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Around this time last year, The Council for Responsible Nutrition revealed data they collected from their Consumer Survey on Dietary Supplements… and guess what?
They reported the highest overall dietary supplement usage to date, in the 20 years since they’ve been performing the survey. They found that 77 percent of adults age 18 and up supplement regularly and that adults between the ages of 35 and 54 have the highest usage — a whopping 81 percent in this age range.
Yet, with all of the vitamins we’re taking, there’s one that many people either don’t know about or simply don’t realize how necessary it is for good health…
And that’s vitamin K.
According to Sarah Booth, Ph.D., director of the Vitamin K Laboratory at the Jean Mayer USDA Human Nutrition Research Center on Aging at Tufts University in Boston, too many of us, especially older adults (older men in particular) get very little of it in our diets.
Yet, without enough vitamin K, healthy cognition, heart function, and even mobility can become a challenge.
In fact, multiple clinical studies have proven the necessity of the vitamin for fighting off age-related concerns.
Take the study by the vitamin K lab itself earlier this year that proved that low levels of K in older adults is linked to difficulty staying physically active.
And, another study found that if you’re over the age of 65, consuming at least 207 micrograms of K per day can lead to better performance on cognitive tests.
But that’s just the beginning…
The magic behind the vitamin
In fact, vitamin K affects the health of everything from your bones and cartilage to your blood vessels and other tissues.
It’s involved in proper blood clotting as well as the production of proteins that keep your bones, cartilage, and blood vessels healthy.
And recently, scientists have even found that vitamin K is vital to ensure that tissues which are not supposed to be calcified stay that way.
Why is that important?
Well, take your knees for example. If the cartilage that lies in your knee joint begins to calcify and harden, the result is osteoarthritis, stiff achy joints, and pain when you walk.
But even more important, vitamin K2 is associated with inhibiting arterial calcification and arterial stiffening because it activates a protein that inhibits the deposits of calcium on vessel walls.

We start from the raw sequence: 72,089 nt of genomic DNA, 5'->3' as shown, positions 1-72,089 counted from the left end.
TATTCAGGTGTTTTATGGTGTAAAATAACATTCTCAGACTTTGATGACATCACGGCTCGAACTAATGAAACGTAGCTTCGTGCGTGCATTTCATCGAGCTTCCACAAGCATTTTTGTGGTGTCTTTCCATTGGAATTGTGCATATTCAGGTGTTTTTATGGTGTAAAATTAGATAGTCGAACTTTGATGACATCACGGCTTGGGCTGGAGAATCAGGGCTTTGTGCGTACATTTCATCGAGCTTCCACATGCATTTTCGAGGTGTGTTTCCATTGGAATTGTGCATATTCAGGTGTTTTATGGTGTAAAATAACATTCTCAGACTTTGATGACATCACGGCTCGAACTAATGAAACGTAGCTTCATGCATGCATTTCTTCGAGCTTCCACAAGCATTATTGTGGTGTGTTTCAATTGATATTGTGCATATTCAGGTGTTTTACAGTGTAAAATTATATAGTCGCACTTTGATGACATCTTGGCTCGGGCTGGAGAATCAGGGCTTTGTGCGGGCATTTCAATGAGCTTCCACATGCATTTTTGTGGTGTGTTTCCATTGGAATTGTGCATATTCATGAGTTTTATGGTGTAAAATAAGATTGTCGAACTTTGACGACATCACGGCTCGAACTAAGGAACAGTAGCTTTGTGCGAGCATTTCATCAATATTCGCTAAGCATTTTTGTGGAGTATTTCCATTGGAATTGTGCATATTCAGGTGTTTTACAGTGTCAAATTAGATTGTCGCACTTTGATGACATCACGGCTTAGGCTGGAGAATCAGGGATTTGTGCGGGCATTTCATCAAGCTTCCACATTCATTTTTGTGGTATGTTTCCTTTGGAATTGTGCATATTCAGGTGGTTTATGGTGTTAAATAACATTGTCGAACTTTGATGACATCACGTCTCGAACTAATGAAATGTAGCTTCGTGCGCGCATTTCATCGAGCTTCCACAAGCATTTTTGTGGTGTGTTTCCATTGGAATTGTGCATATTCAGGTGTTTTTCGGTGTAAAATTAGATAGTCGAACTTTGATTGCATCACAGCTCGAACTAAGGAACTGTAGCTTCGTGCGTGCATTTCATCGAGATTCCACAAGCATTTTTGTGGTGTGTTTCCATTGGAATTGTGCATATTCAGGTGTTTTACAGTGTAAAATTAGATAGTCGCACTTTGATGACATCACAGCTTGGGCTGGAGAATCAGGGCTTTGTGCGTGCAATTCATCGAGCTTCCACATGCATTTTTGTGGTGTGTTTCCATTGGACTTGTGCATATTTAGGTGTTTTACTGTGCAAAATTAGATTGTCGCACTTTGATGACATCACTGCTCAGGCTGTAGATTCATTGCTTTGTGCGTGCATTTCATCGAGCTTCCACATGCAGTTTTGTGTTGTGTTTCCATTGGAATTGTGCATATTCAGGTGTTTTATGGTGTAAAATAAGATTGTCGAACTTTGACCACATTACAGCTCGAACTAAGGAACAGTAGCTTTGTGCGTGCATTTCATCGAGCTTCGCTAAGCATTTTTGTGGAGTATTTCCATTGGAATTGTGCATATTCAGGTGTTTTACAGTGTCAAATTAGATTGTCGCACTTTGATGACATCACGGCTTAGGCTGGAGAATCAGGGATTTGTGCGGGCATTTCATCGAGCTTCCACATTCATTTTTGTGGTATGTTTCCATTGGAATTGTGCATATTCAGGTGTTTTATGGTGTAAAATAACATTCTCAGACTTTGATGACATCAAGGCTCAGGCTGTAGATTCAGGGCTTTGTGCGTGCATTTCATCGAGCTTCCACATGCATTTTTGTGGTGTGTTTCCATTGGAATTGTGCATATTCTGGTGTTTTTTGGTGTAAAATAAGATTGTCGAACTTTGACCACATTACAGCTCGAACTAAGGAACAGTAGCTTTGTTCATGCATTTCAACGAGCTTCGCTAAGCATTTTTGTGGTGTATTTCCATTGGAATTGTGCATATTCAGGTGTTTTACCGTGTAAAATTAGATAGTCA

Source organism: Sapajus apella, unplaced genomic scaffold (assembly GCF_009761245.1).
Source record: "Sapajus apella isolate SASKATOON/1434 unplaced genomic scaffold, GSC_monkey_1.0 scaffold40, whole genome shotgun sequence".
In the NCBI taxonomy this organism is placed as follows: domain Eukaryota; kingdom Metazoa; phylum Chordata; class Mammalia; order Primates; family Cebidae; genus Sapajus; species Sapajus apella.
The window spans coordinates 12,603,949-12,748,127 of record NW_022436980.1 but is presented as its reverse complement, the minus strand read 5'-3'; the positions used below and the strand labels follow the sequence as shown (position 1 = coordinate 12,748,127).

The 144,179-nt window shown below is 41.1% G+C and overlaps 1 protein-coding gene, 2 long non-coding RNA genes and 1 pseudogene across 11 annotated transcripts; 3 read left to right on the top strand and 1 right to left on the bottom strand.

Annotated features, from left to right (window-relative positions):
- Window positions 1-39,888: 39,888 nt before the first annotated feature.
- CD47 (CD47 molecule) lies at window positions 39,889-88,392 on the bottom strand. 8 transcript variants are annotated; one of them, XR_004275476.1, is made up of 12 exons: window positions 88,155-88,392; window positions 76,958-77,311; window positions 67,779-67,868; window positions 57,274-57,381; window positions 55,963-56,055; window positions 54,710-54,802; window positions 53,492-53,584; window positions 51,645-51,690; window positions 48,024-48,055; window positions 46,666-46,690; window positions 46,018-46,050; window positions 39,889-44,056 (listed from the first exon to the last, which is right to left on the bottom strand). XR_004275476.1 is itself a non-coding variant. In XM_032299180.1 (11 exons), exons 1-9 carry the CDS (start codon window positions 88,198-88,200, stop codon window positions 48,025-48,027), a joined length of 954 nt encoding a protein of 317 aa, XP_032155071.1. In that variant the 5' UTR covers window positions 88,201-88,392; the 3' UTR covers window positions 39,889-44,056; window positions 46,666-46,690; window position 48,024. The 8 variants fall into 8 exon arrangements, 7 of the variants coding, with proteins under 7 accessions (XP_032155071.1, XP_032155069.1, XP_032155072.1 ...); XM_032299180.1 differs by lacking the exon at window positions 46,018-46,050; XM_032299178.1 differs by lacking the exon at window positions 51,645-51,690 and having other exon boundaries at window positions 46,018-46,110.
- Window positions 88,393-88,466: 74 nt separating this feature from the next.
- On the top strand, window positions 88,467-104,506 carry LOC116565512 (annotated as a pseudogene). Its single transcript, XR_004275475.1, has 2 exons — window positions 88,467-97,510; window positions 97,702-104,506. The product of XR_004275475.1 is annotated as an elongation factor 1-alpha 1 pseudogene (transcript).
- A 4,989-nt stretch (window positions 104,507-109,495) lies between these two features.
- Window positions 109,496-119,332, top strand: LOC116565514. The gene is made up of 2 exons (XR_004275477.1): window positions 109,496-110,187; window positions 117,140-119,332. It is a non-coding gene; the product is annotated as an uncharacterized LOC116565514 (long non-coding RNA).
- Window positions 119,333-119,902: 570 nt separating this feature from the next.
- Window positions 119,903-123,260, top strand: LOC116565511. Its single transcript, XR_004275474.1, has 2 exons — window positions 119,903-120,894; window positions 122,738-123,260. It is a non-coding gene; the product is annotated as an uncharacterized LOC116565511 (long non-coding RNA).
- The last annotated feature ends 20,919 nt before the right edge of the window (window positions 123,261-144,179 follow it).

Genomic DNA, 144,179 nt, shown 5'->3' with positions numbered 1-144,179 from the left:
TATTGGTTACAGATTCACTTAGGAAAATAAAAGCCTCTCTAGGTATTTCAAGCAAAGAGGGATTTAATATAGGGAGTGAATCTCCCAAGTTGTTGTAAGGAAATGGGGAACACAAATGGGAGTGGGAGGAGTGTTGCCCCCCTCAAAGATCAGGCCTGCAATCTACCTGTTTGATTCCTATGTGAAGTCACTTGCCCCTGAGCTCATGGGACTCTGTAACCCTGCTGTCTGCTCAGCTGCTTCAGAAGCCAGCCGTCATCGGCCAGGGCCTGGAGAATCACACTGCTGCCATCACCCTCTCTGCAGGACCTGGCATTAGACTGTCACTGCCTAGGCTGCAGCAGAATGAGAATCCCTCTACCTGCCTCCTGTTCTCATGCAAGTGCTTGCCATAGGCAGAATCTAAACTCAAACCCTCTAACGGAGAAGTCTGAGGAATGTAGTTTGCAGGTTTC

Yup, vitamin K is a health powerhouse!
Getting more vitamin K
Clearly, we should all take steps to get more vitamin K in our daily diet, either through the food we eat or a high-quality supplement.
But, there are a few things you need to know…
The first is that there are two types of this vitamin — K1 and K2.
You’ll find K1 in foods like dark green veggies, including:
- Collard greens
- Brussels sprouts
K1 can be converted by the body to K2, but the process is rather inefficient. And if you want to avoid calcification, it’s lots of K2 that you want. K2 levels are highest in egg yolks, beef, and fermented foods.
If you’re like me, you probably don’t eat much red meat or fermented foods, and that’s why vitamin K2 is one vitamin I supplement. You should plan to shoot for a minimum of at least 90 mcg of the vitamin if you’re a woman. The magic number for men is 120 mcg. Of course, these are the minimal RDA guidelines
And, the good news is that just a single cup of most green vegetables allows you to easily hit that mark. For bonus points, add a little good fat (like olive oil) to your veggies and you’ll increase your absorption of the vitamin. But if you’re not getting much from food, there have not been reported problems with taking higher doses. However, it’s a good idea to always follow the recommendations on the supplement label.
There is one thing to remember though… if you’re taking certain blood thinners, like Coumadin, you need to talk to your doctor about how vitamin K could affect the medication and learn what the right amount is for you on a daily basis. It doesn’t mean you’ll have to skip vitamin K or the healthy veggies it’s found in, it just means that your blood levels may need to be monitored if you supplement.
Remember, vitamin K is vital to your health, especially your blood vessels, brain, bones, and cartilage. So, don’t miss out on this often overlooked vitamin to take your health to the next level.
Dietary Supplement Use Reaches All Time High — The Council for Responsible Nutrition
Why You Need More Vitamin K — Consumer Reports